On Feb. 7 my dad, Bonner McMillion, passed away here in Austin.In his last days he contracted pneumonia but by then he was in a nursing facility and in extremely poor health. He is survived by his wife and three children, 8 grandchildren and two great grandchildren.
As my mom likes to say, my dad owned three newspapers, wrote three books and had three children. Growing up around journalism and publishing is where I learned so much about printing, writing, publications and many aspects of graphic arts.
In his last years my dad and I were much closer than when I was growing up. Being a person who was somewhat at the center of events in the late 1960’s, my relationship with my parents was similar to how it was for millions of young people back then. But over the years I’ve come to realize how much of an influence my parents were in what I’ve done with my life.
I told you about my grandparents in the blog post “Texas People”. But here I’ll tell you about my parents. Although my father was a Unitarian, the outlook my parents brought me up with had a number of aspects to it which fit well with my later calling to a Christian missionary lifestyle.
If you’re going to be a Christian disciple and a missionary abroad, you need to be comfortable with being different. In a very real sense, I was brought up in an alternative lifestyle. Nowadays that seems to mean that you were home schooled and your parents were far out hippies or some kind of freaks. For me, it meant that my family were not nominal Christians in a city in Texas during the 50’s and 60’s when to not be a church-going Christian was very unusual.
But one of the things that seemed to be more or less totally accepted by everyone in my part of Texas was racism. When I wanted to take a city bus back then, there was a sign at the front of the bus, “Coloreds to the rear”. I was 17 years old before the schools in Texas integrated, in other words where African-American students were allowed to go to the same schools as white students.
African-Americans were compelled to sit at the rear of city buses. They couldn’t eat in the restaurants that my family could. They couldn’t use the public restrooms I could or drink at the same water fountain. This was just the way it was and virtually no one said anything against it.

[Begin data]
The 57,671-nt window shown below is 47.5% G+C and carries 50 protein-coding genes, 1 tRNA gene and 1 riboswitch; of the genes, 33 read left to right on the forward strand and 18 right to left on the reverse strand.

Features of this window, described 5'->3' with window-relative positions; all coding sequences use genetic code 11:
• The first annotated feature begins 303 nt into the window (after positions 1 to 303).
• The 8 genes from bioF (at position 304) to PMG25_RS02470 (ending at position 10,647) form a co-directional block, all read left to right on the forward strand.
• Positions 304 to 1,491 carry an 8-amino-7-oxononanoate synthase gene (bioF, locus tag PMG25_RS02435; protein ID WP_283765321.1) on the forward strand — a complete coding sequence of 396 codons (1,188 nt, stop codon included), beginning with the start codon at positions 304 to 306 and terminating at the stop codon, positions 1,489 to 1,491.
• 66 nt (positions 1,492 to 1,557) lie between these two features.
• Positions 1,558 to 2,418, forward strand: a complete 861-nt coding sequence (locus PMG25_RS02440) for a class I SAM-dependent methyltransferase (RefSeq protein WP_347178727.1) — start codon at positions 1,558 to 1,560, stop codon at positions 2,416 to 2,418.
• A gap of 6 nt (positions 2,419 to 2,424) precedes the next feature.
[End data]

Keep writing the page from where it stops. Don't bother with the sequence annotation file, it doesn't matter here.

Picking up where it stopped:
But my parents did. They taught me it was wrong. Nowadays everyone looks at it that way. But when and where I was growing up, virtually no one at all did, including all the Christians I knew. But my folks taught me that to be racist was wrong and evil. I agreed with that and stood up for it. So I was teased and ostracized and I learned to stand up for what I felt was right, even if everyone else didn’t agree.
That’s been a real help in my adult life when standing up for the Lord and putting faith and God’s Word ahead of worldly wisdom and secular values.
Also my parents were politically active. I distinctly remember passing out political pamphlets with my mother on the street in the lead-up to the 1956 presidential election. I was really glad to be able to do that together with them and to stand up for the beliefs that I held with them.
Another alternative, almost weird thing my parents would do would be to take food to the poor and to take Thanksgiving dinners that my mom prepared to poor folks on the other side of town. This type of thing had a profound impact on me. I had no doubts about my parents’ sincere care for others and their benevolence to the needy and those in distress.
Things like this and much more influenced my life to move towards some kind of public service. That was what I was directing my studies towards when I was in university here in Austin in the late 60’s. Through God’s mighty and miraculous hand, He worked in such a way to bring me to a form of “public service” that was far greater than getting involved with the often fruitless life that modern politics can lead to.
Instead, God brought me into a life of Christian service for Him in many lands. But it was my parents’ example of going against the grain and standing up for the downtrodden that set the tone for my life of being a fighter for the Lord’s cause against the spiritual darkness that comes against that cause from so very many quarters.
My dad taught me to care about those who were hated and to not feel I had to succumb to the whims of the majority. I would not have had the life I’ve had without all that I learned from him and my mom.